Quality statement 9: Follow‑up for people with cancer

Quality statement

People with active cancer who receive anticoagulation therapy have a review within 6 months of confirmed proximal deep vein thrombosis or pulmonary embolism to discuss the risks and benefits of continuing anticoagulation therapy[2],[3].

Rationale

As anticoagulation therapy carries potential risks such as bleeding there is a need to ensure the therapy remains beneficial. For people who have had a confirmed diagnosis of proximal deep vein thrombosis (DVT) or pulmonary embolism (PE) and who have cancer, a review should take place.

Quality measure

Structure: Evidence of local arrangements to ensure people with cancer who have had a confirmed proximal DVT or PE and who receive anticoagulation are reviewed within 6 months of diagnosis to discuss the risks and benefits of continuing anticoagulation therapy.

Process: The proportion of people with cancer who have had a confirmed proximal DVT or PE and receive anticoagulation therapy who have a review within 6 months of diagnosis to discuss the risks and benefits of continuing anticoagulation therapy.

Numerator – the number of people in the denominator who receive a review within 6 months of diagnosis to discuss the risks and benefits of continuing anticoagulation therapy.

Denominator – the number of people who have received anticoagulation therapy following a confirmed diagnosis of proximal DVT or PE at least 6 months previously and who have a diagnosis of cancer.

What the quality statement means for each audience

Service providers ensure systems are in place for people with cancer and who have had a confirmed proximal DVT or PE to be offered a review to discuss the risks and benefits of continuing anticoagulation therapy.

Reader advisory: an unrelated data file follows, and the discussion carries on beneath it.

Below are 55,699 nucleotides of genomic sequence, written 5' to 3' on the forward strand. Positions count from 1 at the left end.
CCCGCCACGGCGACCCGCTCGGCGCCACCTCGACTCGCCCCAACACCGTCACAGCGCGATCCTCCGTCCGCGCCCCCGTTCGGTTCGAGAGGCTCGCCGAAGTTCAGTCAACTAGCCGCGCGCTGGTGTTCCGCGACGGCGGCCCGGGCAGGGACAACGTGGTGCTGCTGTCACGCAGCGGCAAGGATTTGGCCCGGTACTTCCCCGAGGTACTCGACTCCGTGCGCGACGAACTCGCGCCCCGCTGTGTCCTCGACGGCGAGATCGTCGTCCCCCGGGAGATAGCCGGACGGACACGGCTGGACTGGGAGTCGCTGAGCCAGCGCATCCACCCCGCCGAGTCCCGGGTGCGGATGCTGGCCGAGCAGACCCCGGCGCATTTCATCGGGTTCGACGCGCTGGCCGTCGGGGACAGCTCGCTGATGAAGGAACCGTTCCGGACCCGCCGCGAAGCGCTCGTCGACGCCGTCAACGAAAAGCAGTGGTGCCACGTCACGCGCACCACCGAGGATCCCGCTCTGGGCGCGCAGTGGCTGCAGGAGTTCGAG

Healthcare professionals ensure people with cancer who have had a confirmed proximal DVT or PE are offered a review to discuss the risks and benefits of continuing anticoagulation therapy.

Commissioners ensure they commission services that offer people with cancer who have had a confirmed proximal DVT or PE a review to discuss the risks and benefits of continuing anticoagulation therapy.

People with cancer who have had deep vein thrombosis or pulmonary embolism and who are having treatment with an anticoagulant (a drug that that helps stop blood clots forming or enlarging and makes it less likely that a blood clot will come loose and travel to the lungs) are offered a review to discuss the risks and benefits of continuing treatment with an anticoagulant.

Source guidance

NICE guideline CG144 recommendation 1.2.2 (key priority for implementation).

NICE technology appraisal guidance 261.

Data source

Structure: Local data collection.

Process: Local data collection. Contained within NICE guideline CG144 clinical audit tools (treatment of venous thromboembolism and investigations for cancer), standard 2c.

Definition

Timing of review: Healthcare professionals need to consider the summary of product characteristics to determine the timing of the review and duration of treatment required for the anticoagulant received.



[2] At the time of publication of NICE guideline CG144 (June 2012) some types of LMWH did not have a UK marketing authorisation for 6 months of treatment of DVT or PE in patients with cancer. Prescribers should consult the summary of product characteristics for the individual LMWH and make appropriate adjustments for severe renal impairment or established renal failure. Informed consent for off-label use should be obtained and documented.

[3] Although this use is common in UK clinical practice, at the time of publication of NICE guideline CG144 (June 2012) none of the anticoagulants had a UK marketing authorisation for the treatment of DVT or PE beyond 6 months in patients with cancer. Informed consent for off-label use should be obtained and documented.